Birth of General George Patton
George Smith Patton, Jr. was born on November 11, 1885, in San Gabriel, California.
Patton belonged to a prominent military family, with ancestors participating in Revolutionary and Civil War battles. Though he had difficulty learning to read and write as a child, Patton soon became an avid reader with a determined interest in military history, particularly Julius Caesar, Joan of Arc, Napoleon Bonaparte, and family friend John S. Mosby (the “Gray Ghost” cavalry leader from the Civil War).
Following in his ancestors’ footsteps, Patton attended the Virginia Military Institute and West Point. He struggled with some of his academic classes but was proficient at military drills. He briefly played football but then found great success with the sword team and track and field. Patton was one of the school’s best swordsmen.
Patton graduated in the top half of his class in 1909 before beginning his service in Illinois and Virginia. In 1912, Patton was selected to join the US at the 1912 Olympic Games. He placed twenty-first on the pistol range, seventh in swimming, fourth in fencing, sixth in equestrian, and third in the footrace. He placed fifth overall and first among the non-Swedish athletes.
After the Olympics, Patton went to France to study fencing techniques. He returned to America and developed a new sword combat doctrine for the cavalry. Along with this, he designed a new saber, sometimes called the Patton sword. Soon Patton was the first Army officer to be dubbed “Master of the Sword.”
In 1915, Patton was assigned to the 8th Cavalry Regiment in Fort Bliss, Texas. Following the outbreak of hostilities with Pancho Villa’s forces, Patton personally appealed to General John J. Pershing to serve as his personal aide. Pershing was impressed and granted his wish. Patton worked closely with Pershing and served as his personal courier. In May 1916, Patton had his first taste of combat leading the first motorized attack in US warfare history against a group of Villa’s men. Patton soon earned national attention and the nickname “bandit killer,” as well as a promotion.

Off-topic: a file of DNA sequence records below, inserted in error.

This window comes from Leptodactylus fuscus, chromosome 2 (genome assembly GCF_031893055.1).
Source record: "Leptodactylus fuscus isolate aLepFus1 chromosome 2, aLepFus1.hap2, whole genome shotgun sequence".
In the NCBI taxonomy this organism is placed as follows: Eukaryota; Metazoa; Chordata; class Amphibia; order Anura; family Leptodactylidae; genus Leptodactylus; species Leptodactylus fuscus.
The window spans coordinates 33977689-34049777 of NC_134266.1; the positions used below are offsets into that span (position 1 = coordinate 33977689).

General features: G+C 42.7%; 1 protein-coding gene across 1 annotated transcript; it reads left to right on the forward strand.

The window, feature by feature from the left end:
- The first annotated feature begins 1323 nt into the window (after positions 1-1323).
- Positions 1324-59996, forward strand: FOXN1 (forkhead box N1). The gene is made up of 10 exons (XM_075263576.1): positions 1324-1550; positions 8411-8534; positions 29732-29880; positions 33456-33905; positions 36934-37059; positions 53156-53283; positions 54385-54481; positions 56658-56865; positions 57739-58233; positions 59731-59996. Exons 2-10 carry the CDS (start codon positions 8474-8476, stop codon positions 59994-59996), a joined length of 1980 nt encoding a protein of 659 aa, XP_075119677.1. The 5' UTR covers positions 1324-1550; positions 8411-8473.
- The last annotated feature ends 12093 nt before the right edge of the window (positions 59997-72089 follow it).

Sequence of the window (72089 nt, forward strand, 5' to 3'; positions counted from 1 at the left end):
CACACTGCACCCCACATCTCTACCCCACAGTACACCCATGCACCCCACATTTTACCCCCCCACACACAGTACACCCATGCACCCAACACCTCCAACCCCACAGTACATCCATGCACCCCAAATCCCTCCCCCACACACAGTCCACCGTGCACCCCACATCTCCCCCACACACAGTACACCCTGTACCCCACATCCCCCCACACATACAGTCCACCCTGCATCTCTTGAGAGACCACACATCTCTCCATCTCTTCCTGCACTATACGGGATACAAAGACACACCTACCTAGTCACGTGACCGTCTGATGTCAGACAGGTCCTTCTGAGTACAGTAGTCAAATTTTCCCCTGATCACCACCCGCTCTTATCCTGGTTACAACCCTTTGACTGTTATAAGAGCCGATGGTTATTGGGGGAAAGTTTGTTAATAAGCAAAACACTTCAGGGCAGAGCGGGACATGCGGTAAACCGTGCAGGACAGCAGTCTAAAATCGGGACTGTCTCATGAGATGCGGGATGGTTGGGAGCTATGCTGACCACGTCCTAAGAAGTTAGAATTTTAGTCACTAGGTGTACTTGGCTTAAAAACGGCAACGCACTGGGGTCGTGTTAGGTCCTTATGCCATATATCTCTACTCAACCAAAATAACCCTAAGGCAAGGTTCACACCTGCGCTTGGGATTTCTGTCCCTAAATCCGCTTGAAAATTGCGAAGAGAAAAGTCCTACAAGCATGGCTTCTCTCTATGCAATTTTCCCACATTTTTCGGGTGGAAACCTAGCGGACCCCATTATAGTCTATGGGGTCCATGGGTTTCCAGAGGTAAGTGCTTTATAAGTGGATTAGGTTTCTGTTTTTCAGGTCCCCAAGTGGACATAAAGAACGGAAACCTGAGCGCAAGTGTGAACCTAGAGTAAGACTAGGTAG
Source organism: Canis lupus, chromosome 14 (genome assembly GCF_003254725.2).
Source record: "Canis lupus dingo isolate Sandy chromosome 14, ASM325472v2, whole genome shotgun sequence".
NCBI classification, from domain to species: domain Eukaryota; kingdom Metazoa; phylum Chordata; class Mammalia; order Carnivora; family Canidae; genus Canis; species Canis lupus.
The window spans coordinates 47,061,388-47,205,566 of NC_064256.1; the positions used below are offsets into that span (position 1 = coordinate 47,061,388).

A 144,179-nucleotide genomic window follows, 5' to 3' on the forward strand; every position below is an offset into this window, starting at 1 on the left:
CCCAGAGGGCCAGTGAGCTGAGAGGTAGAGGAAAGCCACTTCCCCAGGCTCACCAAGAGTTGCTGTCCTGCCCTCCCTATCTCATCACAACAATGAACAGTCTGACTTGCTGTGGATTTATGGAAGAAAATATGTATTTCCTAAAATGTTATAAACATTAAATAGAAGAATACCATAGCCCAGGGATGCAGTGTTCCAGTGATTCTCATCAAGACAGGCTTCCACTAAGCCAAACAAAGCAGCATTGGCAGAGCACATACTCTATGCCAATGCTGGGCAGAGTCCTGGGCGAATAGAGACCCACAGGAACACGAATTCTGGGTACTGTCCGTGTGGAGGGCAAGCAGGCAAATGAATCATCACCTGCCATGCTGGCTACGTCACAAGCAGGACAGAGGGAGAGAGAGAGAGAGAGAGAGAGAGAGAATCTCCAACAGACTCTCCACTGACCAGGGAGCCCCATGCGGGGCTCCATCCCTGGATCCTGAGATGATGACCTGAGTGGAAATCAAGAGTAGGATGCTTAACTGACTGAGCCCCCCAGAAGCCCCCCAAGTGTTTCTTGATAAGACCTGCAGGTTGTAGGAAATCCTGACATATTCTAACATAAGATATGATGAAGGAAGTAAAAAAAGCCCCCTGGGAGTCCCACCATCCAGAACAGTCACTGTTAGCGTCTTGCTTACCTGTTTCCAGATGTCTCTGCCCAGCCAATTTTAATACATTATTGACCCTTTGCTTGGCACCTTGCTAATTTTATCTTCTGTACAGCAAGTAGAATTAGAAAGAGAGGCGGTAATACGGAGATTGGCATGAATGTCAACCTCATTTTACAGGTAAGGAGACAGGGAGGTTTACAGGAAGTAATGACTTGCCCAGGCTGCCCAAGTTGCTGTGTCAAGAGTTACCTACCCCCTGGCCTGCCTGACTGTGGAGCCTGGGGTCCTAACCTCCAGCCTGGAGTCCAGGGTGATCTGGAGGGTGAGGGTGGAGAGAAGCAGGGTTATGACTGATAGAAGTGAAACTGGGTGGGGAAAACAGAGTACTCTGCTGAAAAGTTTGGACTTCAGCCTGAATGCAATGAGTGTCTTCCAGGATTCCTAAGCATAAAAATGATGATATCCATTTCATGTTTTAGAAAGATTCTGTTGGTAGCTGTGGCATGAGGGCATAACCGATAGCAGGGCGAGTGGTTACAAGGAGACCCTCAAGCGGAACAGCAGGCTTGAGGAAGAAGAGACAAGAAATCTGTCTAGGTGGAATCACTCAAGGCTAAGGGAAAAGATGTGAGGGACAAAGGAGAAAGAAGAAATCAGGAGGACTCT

Patton was then assigned to oversee horse procurement for the Army after the Mexican Expedition. When it became clear that the US would intervene in World War I, Pershing picked Patton to serve as his aide again. Patton left for Europe in May 1917, arriving with the first wave of American Expeditionary Forces. Patton oversaw the training of US troops in Paris.
Patton soon developed an interest in tanks and in November 1917, was tasked with establishing the AEF Light Tank School. Promoted to lieutenant colonel in 1918, he took charge of the US 1st Provisional Tank Brigade. Patton led his men at the Battle of Saint-Mihiel and was known to ride on top of his tank to inspire the troops. He was wounded in battle in September 1918 and saw no further action during the war. However, Patton was awarded the Distinguished Service Cross and Medal as well as the Purple Heart (after it was created in 1932).
In the interwar years, Patton served in various tank and cavalry units, eventually reaching the rank of colonel. Following the Japanese attack on Pearl Harbor, Patton commanded the 1st and 2nd Armored Divisions before traveling to North Africa to lead forces there. His philosophy, “We shall attack and attack until we are exhausted, and then we shall attack again,” earned him the nickname “Old Blood and Guts.” Patton’s firm leadership led to the first significant American victory against the Nazis in 1943. He went on to plan the invasion of Sicily and led the 3rd Army during Operation Overlord. Patton helped thwart the German attack at the Battle of the Bulge, capturing 10,000 miles of territory and liberating the country from Nazi rule.
Following Germany’s surrender at the end of the war, Patton publicly criticized the Allies’ de-Nazification policies and was ultimately removed from command. On December 8, 1945, Patton went with his chief of staff, Hobart Gay, for a pheasant-hunting trip. As he rode, he commented, “How awful war is. Think of the waste.” Then, moments later his car hit an Army truck. While the other passengers in the car were only slightly hurt, Patton hit his head and was paralyzed. He spent the next 12 days in the hospital and was told he’d never ride a horse again, to which he responded, “This is a hell of a way to die.” Passing in his sleep on the afternoon of December 21, 1945, he was then buried in the Luxembourg American Cemetery per his wishes. He wanted to be buried with his men.
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